Peter Norfolk’s hopes of striking gold at his third successive Paralympic Games ended with a Quad Doubles defeat partnering Andy Lapthorne on Eton Manor’s centre court on Wednesday.
Norfolk, nicknamed the Quadfather, won Quad Singles golds both at Athens in 2004 and Beijing in 2008 – the only Games to feature Quad Wheelchair Tennis competitions.
His hopes of completing a Quad Singles hat-trick were dashed when he made a quarter-final exit on Tuesday. But he could still have made it three gold medals at successive Games with victory in the Doubles.
Norfolk and Lapthorne were seeded one for the tournament, but their opponents, Nicholas Taylor and David Wagner, had their own golden hat-trick in mind – they had collected both Paralympic Games Quad Doubles titles contested to date.
The British pair got off to a nervous start, losing Norfolk’s opening service game, despite a couple of aces. The Americans then held their serve to go 2-0 up.
The Americans again took the initiative in Lapthorne’s opening service game, but the British pair battled back to win their first game of the final. Their success was short-lived however, as the USA won the next game and went on to the take the set 6-2.
The US pair started the second set brightly and were soon 3-1 ahead, but the British pair battled back, and with Norfolk finding his volleying game, they got back on to level terms at 4-4.
A half-volley drop shot from Norfolk took the scores to 5-4 and the Britons captured the second set 7-5 with a deep forehand that Wagner could not return.
But as the final approached the two-hour mark, it was the defending champions who finished stronger.
Taylor and Wagner opened up a 4-2 lead in the third set and powered on in the sunshine. Wagner took them to match point with an ace and then produced an unreturnable overhead volley to secure gold.
It means Norfolk has the compensation of adding another Quad Doubles silver to the silver he won in Athens with Mark Eccleston and the bronze he won in Beijing with Jamie Burdekin.
“I tried everything but couldn't quite get there in the end,” said Norfolk, from Alton in Hampshire. “We have a strong rivalry with the Americans and unfortunately they won the big one.”
He also said today’s match may have been his last at a Paralympic Games – but he’s not going to rush into making a decision.
“Andy for sure can go to Rio and I'm very grateful he helped me win a medal here,” he said. “It may be my last match but I won't make that decision yet.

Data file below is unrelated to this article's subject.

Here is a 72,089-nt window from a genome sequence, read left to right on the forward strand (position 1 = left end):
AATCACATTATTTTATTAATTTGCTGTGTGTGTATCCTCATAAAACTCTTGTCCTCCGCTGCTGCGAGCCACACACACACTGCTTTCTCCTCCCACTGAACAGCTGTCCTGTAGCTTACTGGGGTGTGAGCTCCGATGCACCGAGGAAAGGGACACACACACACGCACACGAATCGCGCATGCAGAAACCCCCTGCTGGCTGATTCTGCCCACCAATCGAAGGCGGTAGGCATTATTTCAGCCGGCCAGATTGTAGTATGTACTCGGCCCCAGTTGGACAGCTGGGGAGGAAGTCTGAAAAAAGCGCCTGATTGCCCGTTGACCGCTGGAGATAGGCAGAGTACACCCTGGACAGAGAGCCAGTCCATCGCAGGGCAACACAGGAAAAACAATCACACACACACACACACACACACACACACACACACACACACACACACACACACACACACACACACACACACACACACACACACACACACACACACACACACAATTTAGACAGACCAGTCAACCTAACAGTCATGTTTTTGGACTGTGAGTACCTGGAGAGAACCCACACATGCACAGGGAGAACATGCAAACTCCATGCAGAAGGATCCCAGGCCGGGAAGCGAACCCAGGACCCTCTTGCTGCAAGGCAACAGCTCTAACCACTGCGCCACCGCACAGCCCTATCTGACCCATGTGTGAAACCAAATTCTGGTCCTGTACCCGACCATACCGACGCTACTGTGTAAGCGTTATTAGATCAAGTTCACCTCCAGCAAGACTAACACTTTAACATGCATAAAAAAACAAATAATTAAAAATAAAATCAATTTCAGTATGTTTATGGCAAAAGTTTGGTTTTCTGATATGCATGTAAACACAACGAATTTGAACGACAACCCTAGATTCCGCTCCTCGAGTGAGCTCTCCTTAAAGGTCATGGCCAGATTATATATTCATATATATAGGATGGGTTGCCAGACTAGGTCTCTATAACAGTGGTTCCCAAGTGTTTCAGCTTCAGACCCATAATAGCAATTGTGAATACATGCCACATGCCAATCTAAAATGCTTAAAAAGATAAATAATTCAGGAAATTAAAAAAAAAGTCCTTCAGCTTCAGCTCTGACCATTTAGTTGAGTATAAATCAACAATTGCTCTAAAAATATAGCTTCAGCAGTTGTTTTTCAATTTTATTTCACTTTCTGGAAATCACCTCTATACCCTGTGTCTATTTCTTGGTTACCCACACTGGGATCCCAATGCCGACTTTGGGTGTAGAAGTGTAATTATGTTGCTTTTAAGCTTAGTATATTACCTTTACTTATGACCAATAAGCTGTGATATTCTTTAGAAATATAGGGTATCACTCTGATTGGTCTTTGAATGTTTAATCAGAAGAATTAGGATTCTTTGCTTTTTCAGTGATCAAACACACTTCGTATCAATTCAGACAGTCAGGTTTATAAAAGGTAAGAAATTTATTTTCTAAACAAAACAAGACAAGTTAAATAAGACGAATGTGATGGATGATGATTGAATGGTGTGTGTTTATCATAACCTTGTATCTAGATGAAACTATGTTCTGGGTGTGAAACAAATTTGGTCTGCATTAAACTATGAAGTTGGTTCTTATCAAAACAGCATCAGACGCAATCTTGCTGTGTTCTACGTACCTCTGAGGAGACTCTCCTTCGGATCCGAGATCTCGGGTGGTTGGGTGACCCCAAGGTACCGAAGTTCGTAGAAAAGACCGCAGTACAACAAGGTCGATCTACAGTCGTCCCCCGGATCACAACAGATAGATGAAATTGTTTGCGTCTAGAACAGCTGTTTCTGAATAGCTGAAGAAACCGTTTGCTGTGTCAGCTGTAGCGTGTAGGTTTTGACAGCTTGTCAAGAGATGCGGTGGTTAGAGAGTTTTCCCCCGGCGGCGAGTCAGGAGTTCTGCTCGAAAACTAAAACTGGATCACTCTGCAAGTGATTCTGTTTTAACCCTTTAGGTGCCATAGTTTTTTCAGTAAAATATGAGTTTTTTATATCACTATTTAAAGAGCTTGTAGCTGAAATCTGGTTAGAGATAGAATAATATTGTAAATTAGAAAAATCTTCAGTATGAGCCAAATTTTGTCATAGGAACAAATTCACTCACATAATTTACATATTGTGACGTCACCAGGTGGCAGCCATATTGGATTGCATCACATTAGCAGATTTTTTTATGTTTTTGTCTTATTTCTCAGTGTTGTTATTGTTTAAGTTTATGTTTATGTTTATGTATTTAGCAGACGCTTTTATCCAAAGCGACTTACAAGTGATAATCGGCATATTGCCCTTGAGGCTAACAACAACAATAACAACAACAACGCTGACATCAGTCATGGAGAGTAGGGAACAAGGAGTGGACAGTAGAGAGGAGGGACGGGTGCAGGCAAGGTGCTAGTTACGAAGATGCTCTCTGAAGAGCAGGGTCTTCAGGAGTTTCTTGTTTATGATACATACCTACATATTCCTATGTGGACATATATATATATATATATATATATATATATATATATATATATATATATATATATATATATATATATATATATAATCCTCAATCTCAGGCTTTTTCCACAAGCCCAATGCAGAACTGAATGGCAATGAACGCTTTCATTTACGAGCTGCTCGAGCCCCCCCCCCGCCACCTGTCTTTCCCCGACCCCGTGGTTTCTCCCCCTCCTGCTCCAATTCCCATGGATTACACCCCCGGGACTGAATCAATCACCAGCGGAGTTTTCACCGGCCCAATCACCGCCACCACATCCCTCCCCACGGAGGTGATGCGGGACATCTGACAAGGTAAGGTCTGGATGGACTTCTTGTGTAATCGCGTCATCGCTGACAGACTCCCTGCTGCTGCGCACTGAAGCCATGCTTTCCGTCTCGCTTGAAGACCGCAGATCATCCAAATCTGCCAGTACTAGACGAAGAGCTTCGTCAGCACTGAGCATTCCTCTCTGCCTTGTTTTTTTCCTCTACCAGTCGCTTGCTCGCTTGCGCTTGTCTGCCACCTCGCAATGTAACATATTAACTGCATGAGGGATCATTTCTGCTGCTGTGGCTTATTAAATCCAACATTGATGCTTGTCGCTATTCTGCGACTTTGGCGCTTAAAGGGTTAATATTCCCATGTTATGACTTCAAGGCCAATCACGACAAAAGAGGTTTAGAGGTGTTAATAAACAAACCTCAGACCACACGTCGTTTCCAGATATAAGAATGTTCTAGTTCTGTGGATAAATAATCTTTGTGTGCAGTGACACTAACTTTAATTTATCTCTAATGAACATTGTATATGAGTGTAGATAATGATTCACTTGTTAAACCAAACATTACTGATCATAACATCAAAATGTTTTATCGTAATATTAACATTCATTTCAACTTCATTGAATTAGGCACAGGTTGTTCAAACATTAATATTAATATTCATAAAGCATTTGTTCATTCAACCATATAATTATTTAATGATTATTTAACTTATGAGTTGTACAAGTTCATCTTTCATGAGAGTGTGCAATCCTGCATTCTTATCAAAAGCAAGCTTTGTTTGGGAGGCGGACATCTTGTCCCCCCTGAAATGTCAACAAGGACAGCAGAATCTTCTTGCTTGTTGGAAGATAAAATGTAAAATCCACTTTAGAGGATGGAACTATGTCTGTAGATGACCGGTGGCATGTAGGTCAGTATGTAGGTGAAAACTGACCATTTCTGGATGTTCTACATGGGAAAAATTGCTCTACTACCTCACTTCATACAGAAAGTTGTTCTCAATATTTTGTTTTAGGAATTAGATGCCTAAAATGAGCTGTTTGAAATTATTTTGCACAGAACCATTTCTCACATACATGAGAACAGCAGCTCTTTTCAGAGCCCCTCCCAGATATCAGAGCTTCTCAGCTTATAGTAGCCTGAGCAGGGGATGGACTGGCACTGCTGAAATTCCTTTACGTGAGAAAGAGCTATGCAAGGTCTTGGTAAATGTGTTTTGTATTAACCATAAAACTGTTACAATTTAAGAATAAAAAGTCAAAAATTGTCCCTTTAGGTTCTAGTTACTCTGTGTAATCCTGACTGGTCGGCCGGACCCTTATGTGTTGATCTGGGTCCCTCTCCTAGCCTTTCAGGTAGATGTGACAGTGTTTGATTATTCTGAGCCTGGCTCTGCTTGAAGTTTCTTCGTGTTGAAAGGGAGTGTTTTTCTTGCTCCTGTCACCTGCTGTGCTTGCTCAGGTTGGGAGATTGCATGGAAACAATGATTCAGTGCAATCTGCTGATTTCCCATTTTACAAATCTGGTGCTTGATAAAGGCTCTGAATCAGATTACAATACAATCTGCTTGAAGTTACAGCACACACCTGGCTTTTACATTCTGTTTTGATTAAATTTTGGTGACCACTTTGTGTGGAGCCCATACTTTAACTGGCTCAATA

“London has been astronomically better than anything else and it will be hard to top,” he added. “I'm going to spend some time with my family and take stock as I've spent a long time on court. But maybe I'll head out to Australia and win our third Grand Slam in January.”
Lapthorne, from Eastcote in Middlesex, said: “I'm gutted we couldn't win gold but proud I got a silver.
“I'm not sure if Pete will play again but it's been a pleasure and we've had a lot of success. The crowd have been amazing and this has been the best experience of my life.”
Despite a battling performance, Gordon Reid missed out on a place in the men’s Singles semi-finals when he went down to no. 3 seed Maikel Scheffers in the quarters 6-3 6-3.
Reid, Britain’s number nine seed from Helensburgh in Scotland, fought back from 3-1 down in the opening set to level up at 3-3 against the Beijing 2008 bronze medallist.
But the Dutch player then won three games on the bounce to go a set-up.
In set two, Reid broke Scheffers’ first service game to go 1-0 up, before the Dutchman returned the favour. Reid dug deep to win the next two games to go 3-1 ahead, before the Dutch player won three games in a row to end Reid’s hopes.
A disappointed Reid said: “My serve let me down a little bit but I was still in there with a chance even at the end.
“I probably haven't played my best tennis this tournament but I'm happy I gave it a good go and these are the top players in the world.
“I hope these Games will inspire more young people to get involved in tennis and just enjoy themselves,” he added.
Reid was back in action tonight partnering Marc McCarroll, from Ickenham in Middlesex, in the men’s Doubles quarter-finals.
The British pair, seeded seven, faced France’s no. 4 seeds Frederic Cattaneo and Nicolas Peifer.
The opening set went with serve up to 6-6, with the French edging it 7-6 (4) on a tie-break.
The second set was close again, but the French broke serve in the opening game and then held their own to give them an early advantage. Reid and McCarroll then won two games in a row, but it was the French that went on to progress to the semis, taking the second set 6-4.
Reid said: “There were just a few points in it and they are such a top pair with great experience.
“We felt we really took them close and even though I was a bit tired after my Singles earlier, I still gave it everything.
“The whole Paralympic experience has been amazing and I'm so proud to have been here and done my best in front of my friends and family. There's nothing I would have done differently.”
McCarroll added: “It's hard to take because it was so close and Gordon played some amazing tennis.
“I'd like to thank Gordon for being such a great Doubles partner this week and I've enjoyed every moment. The French guys are brilliant players and we wish them all the best for the rest of the tournament.
“I'll never experience anything like this and I'll never forget this Paralympics. Bring on Rio.”